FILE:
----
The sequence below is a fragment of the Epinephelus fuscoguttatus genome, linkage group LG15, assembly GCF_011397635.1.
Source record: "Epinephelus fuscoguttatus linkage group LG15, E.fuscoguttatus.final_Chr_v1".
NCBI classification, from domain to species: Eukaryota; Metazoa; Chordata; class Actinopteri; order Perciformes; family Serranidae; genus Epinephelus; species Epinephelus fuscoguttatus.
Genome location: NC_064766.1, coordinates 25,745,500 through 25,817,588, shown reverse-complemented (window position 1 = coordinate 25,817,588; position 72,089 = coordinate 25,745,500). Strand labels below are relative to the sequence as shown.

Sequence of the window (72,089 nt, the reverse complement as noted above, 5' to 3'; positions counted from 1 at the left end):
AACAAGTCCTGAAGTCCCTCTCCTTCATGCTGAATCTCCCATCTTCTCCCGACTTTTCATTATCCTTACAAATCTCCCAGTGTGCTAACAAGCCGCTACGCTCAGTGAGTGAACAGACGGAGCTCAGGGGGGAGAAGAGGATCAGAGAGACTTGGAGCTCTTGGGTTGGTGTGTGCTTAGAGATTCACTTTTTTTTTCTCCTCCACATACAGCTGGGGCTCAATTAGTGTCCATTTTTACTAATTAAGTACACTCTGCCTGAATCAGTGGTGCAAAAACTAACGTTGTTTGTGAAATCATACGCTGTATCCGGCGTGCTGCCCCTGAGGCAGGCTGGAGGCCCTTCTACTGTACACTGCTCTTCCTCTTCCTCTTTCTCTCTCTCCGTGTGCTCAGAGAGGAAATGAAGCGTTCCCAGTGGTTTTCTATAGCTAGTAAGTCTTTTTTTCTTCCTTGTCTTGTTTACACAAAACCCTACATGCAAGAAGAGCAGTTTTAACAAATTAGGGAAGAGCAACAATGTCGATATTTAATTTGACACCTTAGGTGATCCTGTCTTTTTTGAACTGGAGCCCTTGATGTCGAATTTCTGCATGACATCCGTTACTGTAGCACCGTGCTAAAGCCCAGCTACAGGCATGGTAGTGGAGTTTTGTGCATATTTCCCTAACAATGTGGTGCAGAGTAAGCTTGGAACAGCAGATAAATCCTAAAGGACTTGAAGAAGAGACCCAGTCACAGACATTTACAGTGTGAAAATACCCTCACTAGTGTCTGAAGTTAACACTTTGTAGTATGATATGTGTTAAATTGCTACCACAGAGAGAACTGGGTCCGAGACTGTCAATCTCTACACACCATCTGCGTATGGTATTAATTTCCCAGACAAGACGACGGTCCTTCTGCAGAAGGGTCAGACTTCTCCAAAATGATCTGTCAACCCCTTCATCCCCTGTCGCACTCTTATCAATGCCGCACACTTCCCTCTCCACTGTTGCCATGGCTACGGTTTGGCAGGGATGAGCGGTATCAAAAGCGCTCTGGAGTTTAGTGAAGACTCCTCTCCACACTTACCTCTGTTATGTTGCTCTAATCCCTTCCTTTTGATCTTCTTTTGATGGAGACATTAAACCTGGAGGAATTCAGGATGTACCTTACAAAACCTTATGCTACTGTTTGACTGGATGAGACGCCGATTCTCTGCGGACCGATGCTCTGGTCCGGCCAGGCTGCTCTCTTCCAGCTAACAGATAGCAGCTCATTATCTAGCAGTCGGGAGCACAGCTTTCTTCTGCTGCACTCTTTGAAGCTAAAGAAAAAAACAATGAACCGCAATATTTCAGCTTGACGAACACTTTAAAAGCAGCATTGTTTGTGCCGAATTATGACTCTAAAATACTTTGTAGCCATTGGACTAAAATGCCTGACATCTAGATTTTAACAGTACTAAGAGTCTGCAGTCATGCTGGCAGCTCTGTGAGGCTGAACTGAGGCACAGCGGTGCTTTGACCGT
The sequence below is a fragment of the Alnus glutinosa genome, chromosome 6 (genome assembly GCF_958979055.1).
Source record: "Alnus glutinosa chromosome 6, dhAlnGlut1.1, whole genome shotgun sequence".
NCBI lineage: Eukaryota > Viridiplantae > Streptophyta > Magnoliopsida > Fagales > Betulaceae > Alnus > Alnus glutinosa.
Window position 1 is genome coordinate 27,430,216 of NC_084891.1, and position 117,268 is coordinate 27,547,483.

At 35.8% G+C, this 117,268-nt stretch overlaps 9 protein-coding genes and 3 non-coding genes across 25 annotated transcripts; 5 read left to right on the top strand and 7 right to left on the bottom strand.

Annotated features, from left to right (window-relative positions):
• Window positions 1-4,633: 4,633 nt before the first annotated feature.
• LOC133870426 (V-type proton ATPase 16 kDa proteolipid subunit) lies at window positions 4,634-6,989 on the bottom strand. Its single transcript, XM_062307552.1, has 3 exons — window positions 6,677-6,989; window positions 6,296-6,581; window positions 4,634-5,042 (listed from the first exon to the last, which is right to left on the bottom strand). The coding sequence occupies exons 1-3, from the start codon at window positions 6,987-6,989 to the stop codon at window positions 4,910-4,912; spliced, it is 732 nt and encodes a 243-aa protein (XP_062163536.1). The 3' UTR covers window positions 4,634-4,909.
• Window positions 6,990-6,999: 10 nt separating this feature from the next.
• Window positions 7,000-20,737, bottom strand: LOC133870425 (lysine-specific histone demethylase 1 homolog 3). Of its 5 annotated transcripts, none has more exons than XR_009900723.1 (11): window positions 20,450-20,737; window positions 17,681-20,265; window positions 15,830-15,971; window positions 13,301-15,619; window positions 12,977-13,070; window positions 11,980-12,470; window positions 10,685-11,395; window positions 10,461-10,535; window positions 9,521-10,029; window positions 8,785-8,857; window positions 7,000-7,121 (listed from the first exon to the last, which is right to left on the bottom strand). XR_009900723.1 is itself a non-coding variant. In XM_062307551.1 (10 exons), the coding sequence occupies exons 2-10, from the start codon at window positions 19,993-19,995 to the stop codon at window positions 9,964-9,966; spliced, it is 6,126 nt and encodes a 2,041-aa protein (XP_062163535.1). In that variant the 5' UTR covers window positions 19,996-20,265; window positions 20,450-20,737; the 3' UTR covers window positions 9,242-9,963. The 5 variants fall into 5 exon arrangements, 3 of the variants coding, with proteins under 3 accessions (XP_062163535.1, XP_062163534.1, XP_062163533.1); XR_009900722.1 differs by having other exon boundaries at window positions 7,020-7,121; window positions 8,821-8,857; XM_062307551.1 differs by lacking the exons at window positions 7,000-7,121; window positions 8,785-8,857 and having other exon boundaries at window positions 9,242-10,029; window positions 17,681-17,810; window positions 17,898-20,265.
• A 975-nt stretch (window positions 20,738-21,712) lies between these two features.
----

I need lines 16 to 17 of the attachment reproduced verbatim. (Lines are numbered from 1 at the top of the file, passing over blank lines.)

• Window positions 7,000-20,737, bottom strand: LOC133870425 (lysine-specific histone demethylase 1 homolog 3). Of its 5 annotated transcripts, none has more exons than XR_009900723.1 (11): window positions 20,450-20,737; window positions 17,681-20,265; window positions 15,830-15,971; window positions 13,301-15,619; window positions 12,977-13,070; window positions 11,980-12,470; window positions 10,685-11,395; window positions 10,461-10,535; window positions 9,521-10,029; window positions 8,785-8,857; window positions 7,000-7,121 (listed from the first exon to the last, which is right to left on the bottom strand). XR_009900723.1 is itself a non-coding variant. In XM_062307551.1 (10 exons), the coding sequence occupies exons 2-10, from the start codon at window positions 19,993-19,995 to the stop codon at window positions 9,964-9,966; spliced, it is 6,126 nt and encodes a 2,041-aa protein (XP_062163535.1). In that variant the 5' UTR covers window positions 19,996-20,265; window positions 20,450-20,737; the 3' UTR covers window positions 9,242-9,963. The 5 variants fall into 5 exon arrangements, 3 of the variants coding, with proteins under 3 accessions (XP_062163535.1, XP_062163534.1, XP_062163533.1); XR_009900722.1 differs by having other exon boundaries at window positions 7,020-7,121; window positions 8,821-8,857; XM_062307551.1 differs by lacking the exons at window positions 7,000-7,121; window positions 8,785-8,857 and having other exon boundaries at window positions 9,242-10,029; window positions 17,681-17,810; window positions 17,898-20,265.
• A 975-nt stretch (window positions 20,738-21,712) lies between these two features.